As we welcome you back to our museums, volunteer Amy Plewis shows you one of her favourite paintings in the De Morgan Collection on the theme of a welcome.
Two women, one youthful and fair, the other older and bronzed, greet one another with mutual affection and respect. The younger woman reaches out to her companion with one hand while gathering her dress to her stomach with the other, at once enabling her to move more freely and drawing attention to her pregnant state. The subdued pink and green fabrics of the elder woman flutter around her body as she steps forward, gently bowing in reverence as she moves to embrace her friend. Their gazes express a reciprocated care and concern; the tenderness of their touch implies a long-established friendship.
The Salutation is an exceptional example of Evelyn De Morgan’s ability to distil the essence of a story to express her personal beliefs. Similarly, she seamlessly fuses an influence of Italian Renaissance art with her individualistic creative style. The Visitation (as illustrations of this scene are more commonly known) is a key event in the lives of the Virgin Mary and her kinswoman Elizabeth, as well as those of their unborn children Jesus Christ and John the Baptist respectively. While De Morgan includes some conventional Christian iconography, for example, the holy women’s golden haloes and the pure white lilies, the more open title indicates a shift in interpretive focus, offering the viewer a nuanced reading of a familiar story.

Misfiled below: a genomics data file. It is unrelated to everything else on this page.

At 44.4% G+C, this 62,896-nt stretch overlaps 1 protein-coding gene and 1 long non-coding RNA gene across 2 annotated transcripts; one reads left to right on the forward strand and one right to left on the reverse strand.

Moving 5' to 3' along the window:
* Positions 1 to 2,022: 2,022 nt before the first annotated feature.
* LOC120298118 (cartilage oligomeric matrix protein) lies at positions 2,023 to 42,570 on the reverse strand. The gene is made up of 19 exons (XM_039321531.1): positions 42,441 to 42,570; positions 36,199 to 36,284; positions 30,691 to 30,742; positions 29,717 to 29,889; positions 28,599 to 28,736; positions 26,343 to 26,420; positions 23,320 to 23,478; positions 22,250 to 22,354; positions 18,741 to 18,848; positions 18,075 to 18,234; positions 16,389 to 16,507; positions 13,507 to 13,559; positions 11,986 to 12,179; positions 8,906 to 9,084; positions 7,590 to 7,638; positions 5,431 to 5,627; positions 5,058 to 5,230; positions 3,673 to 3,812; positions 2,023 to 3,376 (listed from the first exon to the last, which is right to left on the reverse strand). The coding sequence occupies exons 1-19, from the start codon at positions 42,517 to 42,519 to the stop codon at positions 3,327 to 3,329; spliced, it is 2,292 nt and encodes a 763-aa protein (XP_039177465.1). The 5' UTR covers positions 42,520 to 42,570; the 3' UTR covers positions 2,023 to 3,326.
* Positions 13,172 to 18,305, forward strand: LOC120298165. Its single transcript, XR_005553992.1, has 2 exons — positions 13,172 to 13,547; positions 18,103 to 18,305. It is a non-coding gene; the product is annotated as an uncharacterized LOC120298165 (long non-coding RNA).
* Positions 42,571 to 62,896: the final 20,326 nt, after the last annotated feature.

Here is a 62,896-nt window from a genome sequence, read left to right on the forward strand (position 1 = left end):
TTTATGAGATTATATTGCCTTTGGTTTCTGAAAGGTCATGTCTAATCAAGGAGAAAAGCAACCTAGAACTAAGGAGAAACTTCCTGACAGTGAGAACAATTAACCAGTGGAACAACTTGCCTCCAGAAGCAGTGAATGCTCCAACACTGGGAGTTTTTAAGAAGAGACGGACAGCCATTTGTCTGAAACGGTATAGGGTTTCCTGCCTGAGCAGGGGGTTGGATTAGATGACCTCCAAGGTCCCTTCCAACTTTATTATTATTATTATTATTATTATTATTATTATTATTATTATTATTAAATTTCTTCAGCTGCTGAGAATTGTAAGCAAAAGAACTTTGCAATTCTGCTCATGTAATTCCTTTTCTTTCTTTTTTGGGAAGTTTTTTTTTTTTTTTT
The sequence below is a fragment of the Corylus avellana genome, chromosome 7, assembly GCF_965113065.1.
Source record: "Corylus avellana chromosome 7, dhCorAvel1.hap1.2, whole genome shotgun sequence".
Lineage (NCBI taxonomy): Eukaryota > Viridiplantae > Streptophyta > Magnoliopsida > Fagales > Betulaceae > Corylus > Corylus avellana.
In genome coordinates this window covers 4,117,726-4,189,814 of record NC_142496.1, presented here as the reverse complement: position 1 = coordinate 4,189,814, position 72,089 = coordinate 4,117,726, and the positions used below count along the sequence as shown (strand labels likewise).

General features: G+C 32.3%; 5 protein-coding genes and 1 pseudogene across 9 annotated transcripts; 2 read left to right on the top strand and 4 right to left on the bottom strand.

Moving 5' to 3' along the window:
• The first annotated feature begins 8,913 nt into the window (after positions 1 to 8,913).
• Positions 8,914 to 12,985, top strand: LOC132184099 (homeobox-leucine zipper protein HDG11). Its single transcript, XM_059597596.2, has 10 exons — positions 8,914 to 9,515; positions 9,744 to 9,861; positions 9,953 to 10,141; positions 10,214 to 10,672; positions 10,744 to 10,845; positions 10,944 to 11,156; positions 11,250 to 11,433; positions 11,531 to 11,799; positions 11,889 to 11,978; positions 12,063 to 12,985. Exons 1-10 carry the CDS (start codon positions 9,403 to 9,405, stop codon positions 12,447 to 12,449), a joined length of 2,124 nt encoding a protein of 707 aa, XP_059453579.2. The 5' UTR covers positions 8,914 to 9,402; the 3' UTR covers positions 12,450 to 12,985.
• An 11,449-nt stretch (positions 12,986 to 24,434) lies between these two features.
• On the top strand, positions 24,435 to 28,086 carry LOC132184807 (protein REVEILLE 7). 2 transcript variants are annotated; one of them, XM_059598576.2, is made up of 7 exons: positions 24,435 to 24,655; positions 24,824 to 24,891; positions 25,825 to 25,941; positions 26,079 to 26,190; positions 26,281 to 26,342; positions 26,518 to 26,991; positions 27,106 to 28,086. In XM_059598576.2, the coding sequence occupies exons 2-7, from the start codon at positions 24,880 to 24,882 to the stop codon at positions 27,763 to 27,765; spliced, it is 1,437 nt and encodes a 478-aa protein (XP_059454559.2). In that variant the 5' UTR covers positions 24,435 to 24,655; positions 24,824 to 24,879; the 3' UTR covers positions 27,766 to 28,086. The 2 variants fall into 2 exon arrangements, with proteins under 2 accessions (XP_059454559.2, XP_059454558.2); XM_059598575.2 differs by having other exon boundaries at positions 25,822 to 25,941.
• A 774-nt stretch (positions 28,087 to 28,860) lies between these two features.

The Gospel of Luke describes the reunion of Mary and Elizabeth as a physically and mystically portentous one, significant for the two women as well as for future sons. ‘When Elizabeth heard Mary’s greeting, the baby leaped in her womb, and Elizabeth was filled with the Holy Spirit. In a loud voice she exclaimed: “Blessed are you among women, and blessed is the child you will bear!’(Luke 1.41-42 ) Evelyn captures the magnitude of this moment through the graceful figures and body language of the expectant mothers. Both have experienced immaculate conceptions, through which their bodies have become vessels for the holiest of men, destined to change the world forever.
Having studied the Italian Renaissance masters, Evelyn’s painting offers clear parallels to well-known images of The Visitation. Fra Angelico’s Cortona Altarpiece (1443-4) and Domenico Ghirlandaio’s Tornabuoni Chapel fresco cycle in Santa Maria Novella (1485-90) give a good idea of the typical composition, colour scheme and gestures used in depictions of the scene.
A work completed around four years before The Salutation demonstrates a more obvious influence of such painters on De Morgan. Now lost, The Annunciation explicitly references Quattrocento masters in the slightly rigid poses and archetypal gestures of Mary and the Archangel Gabriel. Even from the poor reproduction below, the painting appears to express little of personal style or expression.
Taking advantage of the fact that we as an onlooker are aware of the biblical and art historical background to The Salutation, Evelyn invites us to revaluate the human element of the event, placing the emphasis on the women themselves rather than the Christian narrative and its connotations. United in an exclusively female experience, Mary and Elizabeth share a bond of camaraderie in their physical condition, deepened by familial love.